The Rap Executioner, Michael Elliot Kwabena Okyere-Darko aka Obrafuor, has dismissed talks that his latest ‘Kasahari’ song is a ‘diss’ to Sarkodie.
In an interview with Celebrity Radar on Citi 97.3 FM on Monday, Obrafuor said the song was created around an imaginary character.
“If people want to misrepresent you, it doesn’t matter how much explanation you give. I did not mention Sarkodie’s name. If in the song I said an imaginary being who touched my crown is the one ‘Kasahari’ has revealed, then it is up to you for interpretation,” he said.
Obrafuor a few years ago featured Sarkodie on a song called ‘Hiplife’ where he asked Sarkodie to touch his crown and promised to give to him if he worked hard.
Coming back with a song to claim his place in the industry, alluding to a dip in the performance of the one that touched his crown and his ilk, is what has been interpreted by many as a jab to Sarkodie, his heir apparent.
He explained that the song was done to whip some wayward Ghanaian rappers into line.
“You can see that when some of us came in, we saw where we should take this. But when you sit back and you see where this whole game is going then it leave much to be desired,” he said.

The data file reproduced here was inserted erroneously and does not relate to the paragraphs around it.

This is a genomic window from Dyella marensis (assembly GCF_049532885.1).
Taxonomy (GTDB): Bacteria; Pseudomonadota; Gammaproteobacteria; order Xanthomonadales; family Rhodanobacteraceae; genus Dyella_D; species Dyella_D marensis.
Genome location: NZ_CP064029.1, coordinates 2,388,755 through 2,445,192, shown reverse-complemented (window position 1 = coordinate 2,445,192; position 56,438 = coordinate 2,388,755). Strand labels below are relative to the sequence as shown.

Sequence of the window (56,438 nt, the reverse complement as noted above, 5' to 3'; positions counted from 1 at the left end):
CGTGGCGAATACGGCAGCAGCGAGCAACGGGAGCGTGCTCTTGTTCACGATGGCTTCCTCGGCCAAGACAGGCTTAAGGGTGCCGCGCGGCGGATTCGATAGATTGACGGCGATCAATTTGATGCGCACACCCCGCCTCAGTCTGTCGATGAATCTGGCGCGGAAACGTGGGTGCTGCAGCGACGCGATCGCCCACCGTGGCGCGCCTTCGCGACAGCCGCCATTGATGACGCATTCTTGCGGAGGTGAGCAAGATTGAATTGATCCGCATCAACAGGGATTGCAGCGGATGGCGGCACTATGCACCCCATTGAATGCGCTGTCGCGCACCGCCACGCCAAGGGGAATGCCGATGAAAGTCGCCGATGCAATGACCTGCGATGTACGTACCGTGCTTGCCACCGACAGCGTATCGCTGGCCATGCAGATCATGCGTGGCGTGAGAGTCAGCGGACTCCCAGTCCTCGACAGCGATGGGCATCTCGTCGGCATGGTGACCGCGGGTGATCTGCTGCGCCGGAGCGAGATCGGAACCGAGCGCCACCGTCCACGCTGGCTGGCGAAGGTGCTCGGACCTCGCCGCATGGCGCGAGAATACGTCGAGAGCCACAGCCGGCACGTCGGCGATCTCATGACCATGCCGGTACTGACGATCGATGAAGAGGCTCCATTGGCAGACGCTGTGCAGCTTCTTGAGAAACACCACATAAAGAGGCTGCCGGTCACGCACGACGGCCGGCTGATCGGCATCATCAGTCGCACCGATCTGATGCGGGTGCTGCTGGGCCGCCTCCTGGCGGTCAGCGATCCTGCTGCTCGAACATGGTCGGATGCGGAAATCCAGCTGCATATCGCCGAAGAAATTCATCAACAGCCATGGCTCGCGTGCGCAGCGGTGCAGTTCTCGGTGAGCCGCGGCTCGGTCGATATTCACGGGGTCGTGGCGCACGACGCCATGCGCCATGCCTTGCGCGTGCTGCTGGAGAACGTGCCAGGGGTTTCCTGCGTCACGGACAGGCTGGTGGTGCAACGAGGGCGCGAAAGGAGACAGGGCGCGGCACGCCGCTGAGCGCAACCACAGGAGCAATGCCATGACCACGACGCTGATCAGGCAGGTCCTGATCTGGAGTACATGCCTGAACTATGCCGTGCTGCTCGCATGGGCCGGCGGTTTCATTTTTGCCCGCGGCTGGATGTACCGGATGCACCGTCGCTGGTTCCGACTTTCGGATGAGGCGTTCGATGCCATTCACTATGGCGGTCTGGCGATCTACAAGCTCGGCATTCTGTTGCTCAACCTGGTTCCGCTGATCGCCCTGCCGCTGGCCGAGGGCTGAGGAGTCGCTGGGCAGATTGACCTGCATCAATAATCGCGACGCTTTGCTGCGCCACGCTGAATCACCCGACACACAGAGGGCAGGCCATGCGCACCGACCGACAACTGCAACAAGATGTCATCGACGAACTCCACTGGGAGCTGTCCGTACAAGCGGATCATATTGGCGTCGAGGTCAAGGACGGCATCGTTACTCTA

He noted the current songs are only beat-driven and have no impact.
“The rap is all about vulgarity and insults. The beats are all the same and carry no message. They should sit up and roll their sleeve just like when ‘Pae Mu Ka’ came,’” he added.
Obrafuor was quick to add that the line ‘Obrafuor remains the same’ in ‘Kasahari’ does not mean he is not dynamic.
“It’s just a gentle reminder that I am still here. I have not gone anywhere. The Obrafuor that you have always loved,” he stated.
The Ghana Rap Sofo has recently released songs like ‘No Size,’ ‘Too Much’ and the controversial ‘Kasahari.’
Obrafuor is one of the rap giants who emerged at the incipient stages of rap music in Ghana. He has influenced a lot of young rappers like Sarkodie, M.anifest and the like in the music trade.
He has classic hits such as ‘Pae Mu Ka,’ ‘Kwame Nkrumah,’ ‘Oye Ohene,’ ‘Kasiebo,’ ‘Yaanom,’ ‘Pimpinaa,’ among others.
Listen to ‘Kasahari’ by Obrafuor below: